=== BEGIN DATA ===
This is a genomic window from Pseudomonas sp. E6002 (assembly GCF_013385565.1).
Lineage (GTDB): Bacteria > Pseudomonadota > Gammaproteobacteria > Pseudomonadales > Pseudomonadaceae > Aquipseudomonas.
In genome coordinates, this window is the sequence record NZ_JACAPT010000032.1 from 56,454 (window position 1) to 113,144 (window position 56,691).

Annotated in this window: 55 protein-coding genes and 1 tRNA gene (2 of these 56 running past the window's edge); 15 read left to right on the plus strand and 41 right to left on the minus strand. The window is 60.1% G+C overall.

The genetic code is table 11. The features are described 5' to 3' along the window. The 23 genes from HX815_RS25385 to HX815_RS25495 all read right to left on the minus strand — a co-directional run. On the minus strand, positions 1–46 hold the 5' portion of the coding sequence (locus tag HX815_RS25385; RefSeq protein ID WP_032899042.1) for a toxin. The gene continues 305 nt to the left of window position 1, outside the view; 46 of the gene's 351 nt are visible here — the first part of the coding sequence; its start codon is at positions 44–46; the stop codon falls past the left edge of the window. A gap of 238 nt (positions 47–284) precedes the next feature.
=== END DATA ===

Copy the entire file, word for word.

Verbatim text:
This is a genomic window from Pseudomonas sp. E6002 (assembly GCF_013385565.1).
Lineage (GTDB): Bacteria > Pseudomonadota > Gammaproteobacteria > Pseudomonadales > Pseudomonadaceae > Aquipseudomonas.
In genome coordinates, this window is the sequence record NZ_JACAPT010000032.1 from 56,454 (window position 1) to 113,144 (window position 56,691).

Annotated in this window: 55 protein-coding genes and 1 tRNA gene (2 of these 56 running past the window's edge); 15 read left to right on the plus strand and 41 right to left on the minus strand. The window is 60.1% G+C overall.

The genetic code is table 11. The features are described 5' to 3' along the window. The 23 genes from HX815_RS25385 to HX815_RS25495 all read right to left on the minus strand — a co-directional run. On the minus strand, positions 1–46 hold the 5' portion of the coding sequence (locus tag HX815_RS25385; RefSeq protein ID WP_032899042.1) for a toxin. The gene continues 305 nt to the left of window position 1, outside the view; 46 of the gene's 351 nt are visible here — the first part of the coding sequence; its start codon is at positions 44–46; the stop codon falls past the left edge of the window. A gap of 238 nt (positions 47–284) precedes the next feature.